As Ohio’s charter schools came under increasing criticism in the media last year, the state’s General Assembly passed legislation capping at 60 the number of new charter schools to be opened in the state over the next two years.
But while it’s true Ohio’s charter schools don’t yet measure up to the state’s public schools’ standardized test scores, there’s more to the story than meets the eye.
When the Ohio Proficiency Test (OPT) scores were released last summer, many media outlets seized the opportunity to highlight the fact that the state’s charter schools, which have been permitted only since 1998, were lagging behind the public schools in student performance on standardized tests.
In response to those criticisms, on December 21 the Buckeye Institute for Public Policy Solutions, a nonpartisan research and educational institute in Columbus, released a new study, Using the Ohio Proficiency Test to Analyze the Academic Achievement of Charter School Students: 2002-2004, coauthored by policy analyst Matthew Carr and senior research fellow Samuel R. Staley. The authors found charter schools’ year-to-year improvements on the OPT actually exceeded those made by public schools, despite spending less money per pupil and having less-experienced teachers.
“Studying charter schools is tricky because charter schools are often targeted to the most disadvantaged populations–at-risk students, high school dropouts, that sort of thing,” said Greg Forster, a senior fellow at the Milton and Rose D. Friedman Foundation in Indiana, who conducted an external review of the Buckeye Institute study. “If you set up special schools to serve disadvantaged populations, naturally those schools are going to have lower test scores than the standard suburban schools serving privileged kids who aren’t struggling with the same problems.”
After applying statistical controls to confounding influences such as poverty, the researchers compared charter and public school performance on student achievement improvement, rather than overall passing rates. They then studied how each type of school and population compared to their peers–for example, low-income population to low-income population.
The study examined five subsections of the OPT–citizenship, math, reading, science, and writing–at both the fourth- and sixth-grade levels. The analysis examined changes in passage rates in two different phases. The first controlled for demographic variables such as race, poverty, and income; the second controlled for demographics plus school characteristics such as spending on teachers and administration. In both phases, charter schools equaled or exceeded public schools in passage-rate improvements for all subsections studied. The authors also examined each school’s Performance Index Score (PIS). According to the study, the PIS is “a single numeric score based on the combination of OPT scores and several other indicators such as attendance and graduation rates.” Each school in Ohio is assigned a PIS. Ohio’s charter schools showed greater gains than public schools in fourth-grade citizenship, math, reading, writing, sixth-grade writing, and the PIS.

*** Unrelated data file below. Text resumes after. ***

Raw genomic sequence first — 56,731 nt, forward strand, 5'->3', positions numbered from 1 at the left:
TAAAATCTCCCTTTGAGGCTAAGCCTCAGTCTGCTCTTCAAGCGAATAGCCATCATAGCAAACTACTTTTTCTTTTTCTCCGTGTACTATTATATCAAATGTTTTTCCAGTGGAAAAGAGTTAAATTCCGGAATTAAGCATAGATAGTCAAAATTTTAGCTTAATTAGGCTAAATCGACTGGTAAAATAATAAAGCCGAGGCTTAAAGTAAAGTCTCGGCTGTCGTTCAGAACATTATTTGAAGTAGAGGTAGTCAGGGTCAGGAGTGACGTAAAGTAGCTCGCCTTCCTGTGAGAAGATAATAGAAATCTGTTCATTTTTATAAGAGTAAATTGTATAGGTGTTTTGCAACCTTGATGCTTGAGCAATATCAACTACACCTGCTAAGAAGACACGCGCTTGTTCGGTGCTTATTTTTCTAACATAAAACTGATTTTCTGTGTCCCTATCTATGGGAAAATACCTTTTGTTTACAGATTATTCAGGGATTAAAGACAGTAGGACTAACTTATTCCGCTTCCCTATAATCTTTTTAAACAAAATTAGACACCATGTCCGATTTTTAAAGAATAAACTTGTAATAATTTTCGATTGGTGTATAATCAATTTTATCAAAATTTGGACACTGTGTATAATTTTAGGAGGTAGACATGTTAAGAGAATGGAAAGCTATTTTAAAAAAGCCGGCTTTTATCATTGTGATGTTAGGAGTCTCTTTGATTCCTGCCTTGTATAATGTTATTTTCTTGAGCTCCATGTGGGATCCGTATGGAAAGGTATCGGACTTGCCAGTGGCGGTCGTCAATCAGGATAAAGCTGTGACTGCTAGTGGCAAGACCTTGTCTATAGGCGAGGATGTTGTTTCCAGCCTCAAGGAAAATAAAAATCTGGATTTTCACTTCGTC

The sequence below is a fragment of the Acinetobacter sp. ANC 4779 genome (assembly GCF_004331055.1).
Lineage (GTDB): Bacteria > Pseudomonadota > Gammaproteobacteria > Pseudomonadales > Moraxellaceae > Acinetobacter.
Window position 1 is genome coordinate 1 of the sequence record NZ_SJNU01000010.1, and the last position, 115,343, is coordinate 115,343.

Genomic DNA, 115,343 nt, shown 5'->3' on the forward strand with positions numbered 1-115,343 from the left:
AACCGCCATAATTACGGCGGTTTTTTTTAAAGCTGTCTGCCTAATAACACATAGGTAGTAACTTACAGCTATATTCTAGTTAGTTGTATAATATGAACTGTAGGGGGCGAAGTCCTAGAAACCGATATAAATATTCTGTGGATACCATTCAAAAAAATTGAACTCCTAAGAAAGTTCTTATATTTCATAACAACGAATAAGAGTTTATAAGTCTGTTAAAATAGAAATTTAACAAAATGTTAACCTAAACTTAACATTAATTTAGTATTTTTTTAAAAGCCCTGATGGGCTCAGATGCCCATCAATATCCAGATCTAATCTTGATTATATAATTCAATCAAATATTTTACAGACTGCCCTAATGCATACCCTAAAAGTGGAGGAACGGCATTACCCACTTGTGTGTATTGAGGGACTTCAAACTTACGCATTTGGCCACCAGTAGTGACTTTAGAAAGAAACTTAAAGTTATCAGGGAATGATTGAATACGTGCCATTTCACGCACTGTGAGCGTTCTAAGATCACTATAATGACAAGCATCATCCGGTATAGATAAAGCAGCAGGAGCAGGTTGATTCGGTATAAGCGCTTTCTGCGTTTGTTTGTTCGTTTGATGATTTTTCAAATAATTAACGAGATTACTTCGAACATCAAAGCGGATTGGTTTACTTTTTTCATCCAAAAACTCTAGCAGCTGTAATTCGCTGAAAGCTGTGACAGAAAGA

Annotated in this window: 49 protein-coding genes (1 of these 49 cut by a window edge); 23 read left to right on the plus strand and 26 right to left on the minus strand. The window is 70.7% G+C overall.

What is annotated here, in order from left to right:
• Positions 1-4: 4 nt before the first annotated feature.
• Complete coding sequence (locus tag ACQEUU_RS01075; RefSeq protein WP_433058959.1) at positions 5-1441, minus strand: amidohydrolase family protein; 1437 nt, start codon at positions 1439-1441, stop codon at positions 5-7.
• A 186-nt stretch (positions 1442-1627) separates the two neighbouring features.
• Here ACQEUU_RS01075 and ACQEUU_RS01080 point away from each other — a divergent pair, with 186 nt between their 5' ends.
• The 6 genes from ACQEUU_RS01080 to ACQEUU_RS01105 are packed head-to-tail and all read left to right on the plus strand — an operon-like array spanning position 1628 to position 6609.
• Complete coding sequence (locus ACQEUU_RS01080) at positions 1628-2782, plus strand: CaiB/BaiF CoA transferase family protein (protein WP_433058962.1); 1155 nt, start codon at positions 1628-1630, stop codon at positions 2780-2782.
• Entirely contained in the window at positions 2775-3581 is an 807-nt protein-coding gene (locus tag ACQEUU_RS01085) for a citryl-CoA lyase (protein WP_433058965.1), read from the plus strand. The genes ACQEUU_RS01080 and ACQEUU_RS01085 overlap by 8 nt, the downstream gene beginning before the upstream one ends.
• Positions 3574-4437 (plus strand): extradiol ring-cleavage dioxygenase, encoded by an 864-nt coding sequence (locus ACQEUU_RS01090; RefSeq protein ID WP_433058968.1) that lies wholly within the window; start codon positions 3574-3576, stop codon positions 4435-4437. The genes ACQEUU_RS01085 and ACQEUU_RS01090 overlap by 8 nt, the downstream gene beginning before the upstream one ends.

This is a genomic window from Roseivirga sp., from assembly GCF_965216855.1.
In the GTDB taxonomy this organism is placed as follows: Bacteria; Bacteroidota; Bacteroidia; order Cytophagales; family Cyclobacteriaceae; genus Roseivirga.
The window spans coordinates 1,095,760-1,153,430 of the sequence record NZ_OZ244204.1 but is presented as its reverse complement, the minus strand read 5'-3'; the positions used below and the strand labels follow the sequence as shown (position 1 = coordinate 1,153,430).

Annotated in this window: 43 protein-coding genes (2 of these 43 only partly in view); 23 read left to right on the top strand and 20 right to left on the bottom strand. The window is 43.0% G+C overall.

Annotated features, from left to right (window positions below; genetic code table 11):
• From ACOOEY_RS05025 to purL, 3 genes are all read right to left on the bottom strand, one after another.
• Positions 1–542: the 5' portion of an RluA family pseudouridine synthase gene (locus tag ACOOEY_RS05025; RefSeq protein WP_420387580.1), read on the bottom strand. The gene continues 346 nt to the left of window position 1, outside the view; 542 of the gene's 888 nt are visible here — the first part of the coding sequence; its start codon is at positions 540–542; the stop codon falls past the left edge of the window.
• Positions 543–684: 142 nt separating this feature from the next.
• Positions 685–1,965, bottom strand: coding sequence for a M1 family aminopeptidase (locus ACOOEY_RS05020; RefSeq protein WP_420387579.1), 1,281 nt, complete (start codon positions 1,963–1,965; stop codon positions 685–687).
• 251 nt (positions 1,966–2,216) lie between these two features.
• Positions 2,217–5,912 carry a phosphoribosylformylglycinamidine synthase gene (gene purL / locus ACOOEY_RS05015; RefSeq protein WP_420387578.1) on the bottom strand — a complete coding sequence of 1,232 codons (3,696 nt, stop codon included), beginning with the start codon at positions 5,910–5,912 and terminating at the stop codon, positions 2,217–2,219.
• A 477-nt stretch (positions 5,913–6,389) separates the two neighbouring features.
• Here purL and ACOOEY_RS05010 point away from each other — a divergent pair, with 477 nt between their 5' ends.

“Thus, when comparing charter schools with their traditional, government-run counterparts in similar geographic and socioeconomic environments, and controlling for the salient variables in education,” the authors concluded, “we find that charters outperform their peers in 6 of 9 testing categories and perform just as well in the other 3.”
As an example of the criticism facing Ohio’s charter schools, the authors cite a June 29, 2005 Cincinnati Enquirer article that noted, “Ohio’s charter schools began as an innovative alternative to low-performing public schools: Give kids longer school days, year-round instruction or specialized education, and they might thrive where otherwise they would not. But seven years later, the system is faltering. More than half of 112 charter schools rated by the state for student achievement are labeled in ‘academic emergency’ or ‘academic watch’–the lowest rankings possible.”
But such criticism misses the point that charter schools are serving a distinct student population, Carr said.
“Comparing [charters] to the state average, which includes suburban and country club school districts, is just ridiculous,” Carr said.
“It’s not our intention to say that all charter schools are doing great,” Carr continued. “There’s a bell curve there. Some schools are doing really well. There’s a nice curve of schools that are doing pretty well, and then there are schools that aren’t doing well, and that’s how the system is supposed to work. You know, that’s part of the market of charter schools. Those low-performing schools will be closed and replaced.”
Greg McConnell ([email protected]) is a freelance writer in Palatine, Illinois.
For more information …
The Buckeye Institute report, Using the Ohio Proficiency Test to Analyze the Academic Achievement of Charter School Students: 2002-2004, is available online at http://www.buckeyeinstitute.org/docs/Policy_Brief_Charter_Achievement.pdf.
The Cincinnati Enquirer article, “High Promises, Lagging Results,” published June 29, 2005, is available online at http://news.enquirer.com/apps/pbcs.dll/article?aid=/20050629/news0102/506290364.
The Web site of the Milton and Rose D. Friedman Foundation is at http://www.friedmanfoundation.org/.
The July 18, 2005 Ohio School Boards Association brief, “Taft signs budget bill; over 200 districts will see no increase,” is available online at http://www.osba-ohio.org/71805lr.htm.
“Defining the Education Market: Reconsidering Charter Schools,” http://heartland.org/article.cfm?artId=17730
“California Charters Show Above Average Gains,” http://heartland.org/Article.cfm?artId=16295
Cincinnati Enquirer, “These Schools Sell for Profit,” June 30, 2005, http://news.enquirer.com/apps/pbcs.dll/article?aid=/20050630/news0102/506300352/1058/news01